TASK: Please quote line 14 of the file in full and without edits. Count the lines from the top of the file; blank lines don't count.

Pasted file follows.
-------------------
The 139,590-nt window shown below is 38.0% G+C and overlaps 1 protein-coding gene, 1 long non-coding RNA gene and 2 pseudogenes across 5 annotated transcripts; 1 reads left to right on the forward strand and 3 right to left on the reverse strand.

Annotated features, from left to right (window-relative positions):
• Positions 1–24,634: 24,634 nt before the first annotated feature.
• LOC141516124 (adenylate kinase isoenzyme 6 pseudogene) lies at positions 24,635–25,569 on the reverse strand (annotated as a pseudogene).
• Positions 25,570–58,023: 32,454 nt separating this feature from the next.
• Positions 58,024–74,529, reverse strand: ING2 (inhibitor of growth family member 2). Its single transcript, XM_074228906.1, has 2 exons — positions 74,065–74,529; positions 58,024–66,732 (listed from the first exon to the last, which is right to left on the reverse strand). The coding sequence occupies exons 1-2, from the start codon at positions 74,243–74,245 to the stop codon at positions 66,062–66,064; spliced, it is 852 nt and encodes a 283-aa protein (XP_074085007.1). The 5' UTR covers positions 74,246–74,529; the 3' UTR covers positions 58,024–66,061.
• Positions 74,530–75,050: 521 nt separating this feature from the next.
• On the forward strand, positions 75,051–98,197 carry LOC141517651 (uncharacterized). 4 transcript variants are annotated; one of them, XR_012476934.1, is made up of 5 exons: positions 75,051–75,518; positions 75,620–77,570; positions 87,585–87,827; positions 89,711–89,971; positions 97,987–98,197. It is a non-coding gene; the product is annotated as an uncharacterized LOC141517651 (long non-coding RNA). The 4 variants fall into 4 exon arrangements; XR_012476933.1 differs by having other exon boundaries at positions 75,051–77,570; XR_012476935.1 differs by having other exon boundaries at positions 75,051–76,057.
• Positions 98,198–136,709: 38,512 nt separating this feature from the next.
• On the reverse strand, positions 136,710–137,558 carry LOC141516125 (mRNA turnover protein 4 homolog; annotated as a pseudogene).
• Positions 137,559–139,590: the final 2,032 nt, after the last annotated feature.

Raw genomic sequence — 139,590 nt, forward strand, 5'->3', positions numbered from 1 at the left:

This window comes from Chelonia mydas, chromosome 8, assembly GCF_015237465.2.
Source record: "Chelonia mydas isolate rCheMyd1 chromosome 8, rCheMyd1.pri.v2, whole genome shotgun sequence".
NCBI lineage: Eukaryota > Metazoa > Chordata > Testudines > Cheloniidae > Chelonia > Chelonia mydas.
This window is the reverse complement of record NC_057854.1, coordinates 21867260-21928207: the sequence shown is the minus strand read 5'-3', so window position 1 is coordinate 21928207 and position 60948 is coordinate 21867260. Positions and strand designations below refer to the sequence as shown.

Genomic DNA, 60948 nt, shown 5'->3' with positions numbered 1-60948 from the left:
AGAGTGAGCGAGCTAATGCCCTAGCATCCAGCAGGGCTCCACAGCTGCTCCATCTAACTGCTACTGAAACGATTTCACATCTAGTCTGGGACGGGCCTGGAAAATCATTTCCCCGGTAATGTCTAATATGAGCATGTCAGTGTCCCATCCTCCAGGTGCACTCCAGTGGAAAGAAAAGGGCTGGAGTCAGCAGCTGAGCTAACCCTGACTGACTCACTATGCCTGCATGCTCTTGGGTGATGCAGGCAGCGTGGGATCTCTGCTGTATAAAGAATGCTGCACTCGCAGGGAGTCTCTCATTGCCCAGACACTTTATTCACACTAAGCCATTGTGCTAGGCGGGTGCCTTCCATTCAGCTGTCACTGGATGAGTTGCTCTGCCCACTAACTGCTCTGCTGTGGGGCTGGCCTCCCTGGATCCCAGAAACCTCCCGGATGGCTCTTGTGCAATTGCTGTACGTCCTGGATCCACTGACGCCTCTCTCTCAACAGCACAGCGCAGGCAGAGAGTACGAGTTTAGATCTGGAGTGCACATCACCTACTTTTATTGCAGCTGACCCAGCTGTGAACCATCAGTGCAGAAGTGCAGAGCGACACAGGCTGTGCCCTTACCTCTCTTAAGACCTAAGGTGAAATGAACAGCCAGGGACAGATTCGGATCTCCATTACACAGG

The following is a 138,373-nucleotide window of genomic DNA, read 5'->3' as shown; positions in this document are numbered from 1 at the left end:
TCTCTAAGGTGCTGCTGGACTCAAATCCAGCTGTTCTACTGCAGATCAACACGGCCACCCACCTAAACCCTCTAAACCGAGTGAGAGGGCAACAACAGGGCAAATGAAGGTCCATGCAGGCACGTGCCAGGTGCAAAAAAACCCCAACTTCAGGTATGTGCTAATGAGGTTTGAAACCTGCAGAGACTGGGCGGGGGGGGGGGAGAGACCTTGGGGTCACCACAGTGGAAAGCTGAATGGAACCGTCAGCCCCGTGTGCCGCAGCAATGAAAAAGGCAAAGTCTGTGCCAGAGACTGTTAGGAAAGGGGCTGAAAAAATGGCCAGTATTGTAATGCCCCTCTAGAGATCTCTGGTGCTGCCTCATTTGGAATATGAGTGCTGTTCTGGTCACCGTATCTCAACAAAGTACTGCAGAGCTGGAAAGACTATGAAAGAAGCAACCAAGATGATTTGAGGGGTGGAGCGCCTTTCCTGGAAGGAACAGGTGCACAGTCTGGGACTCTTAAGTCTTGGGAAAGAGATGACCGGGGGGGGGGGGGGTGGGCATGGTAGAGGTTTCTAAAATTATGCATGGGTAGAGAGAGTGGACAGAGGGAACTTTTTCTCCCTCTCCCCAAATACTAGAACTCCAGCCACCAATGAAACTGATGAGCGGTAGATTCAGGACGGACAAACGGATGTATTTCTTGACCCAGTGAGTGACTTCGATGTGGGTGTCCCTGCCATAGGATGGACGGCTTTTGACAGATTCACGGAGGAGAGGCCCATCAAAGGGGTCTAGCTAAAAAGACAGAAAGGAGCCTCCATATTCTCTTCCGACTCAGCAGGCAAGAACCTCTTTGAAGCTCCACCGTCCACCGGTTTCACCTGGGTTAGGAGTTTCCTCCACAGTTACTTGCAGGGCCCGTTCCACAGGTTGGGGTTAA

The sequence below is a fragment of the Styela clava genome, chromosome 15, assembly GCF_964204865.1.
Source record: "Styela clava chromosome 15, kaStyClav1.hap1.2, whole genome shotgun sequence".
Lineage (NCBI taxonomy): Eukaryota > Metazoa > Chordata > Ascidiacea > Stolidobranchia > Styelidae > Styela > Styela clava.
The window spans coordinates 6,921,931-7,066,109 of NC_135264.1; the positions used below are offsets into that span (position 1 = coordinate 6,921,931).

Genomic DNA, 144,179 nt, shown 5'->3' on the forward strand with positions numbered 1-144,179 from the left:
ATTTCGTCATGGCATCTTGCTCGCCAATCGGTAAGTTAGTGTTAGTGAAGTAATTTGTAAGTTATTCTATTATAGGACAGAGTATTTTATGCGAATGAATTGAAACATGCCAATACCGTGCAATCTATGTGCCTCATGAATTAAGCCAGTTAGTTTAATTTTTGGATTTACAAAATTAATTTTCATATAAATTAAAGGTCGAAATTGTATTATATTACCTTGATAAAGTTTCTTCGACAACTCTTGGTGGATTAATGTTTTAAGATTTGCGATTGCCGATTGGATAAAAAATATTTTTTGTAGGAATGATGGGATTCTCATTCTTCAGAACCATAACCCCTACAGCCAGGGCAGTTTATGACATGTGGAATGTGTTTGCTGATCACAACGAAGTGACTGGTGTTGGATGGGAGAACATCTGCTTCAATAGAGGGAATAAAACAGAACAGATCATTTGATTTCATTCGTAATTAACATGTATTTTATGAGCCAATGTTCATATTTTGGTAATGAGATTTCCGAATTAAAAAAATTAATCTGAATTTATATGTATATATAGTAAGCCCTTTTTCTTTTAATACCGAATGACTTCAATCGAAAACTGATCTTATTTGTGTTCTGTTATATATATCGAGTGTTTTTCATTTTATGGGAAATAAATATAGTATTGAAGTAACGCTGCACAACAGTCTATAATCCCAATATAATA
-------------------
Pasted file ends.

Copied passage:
Source record: "Chelonia mydas isolate rCheMyd1 chromosome 8, rCheMyd1.pri.v2, whole genome shotgun sequence".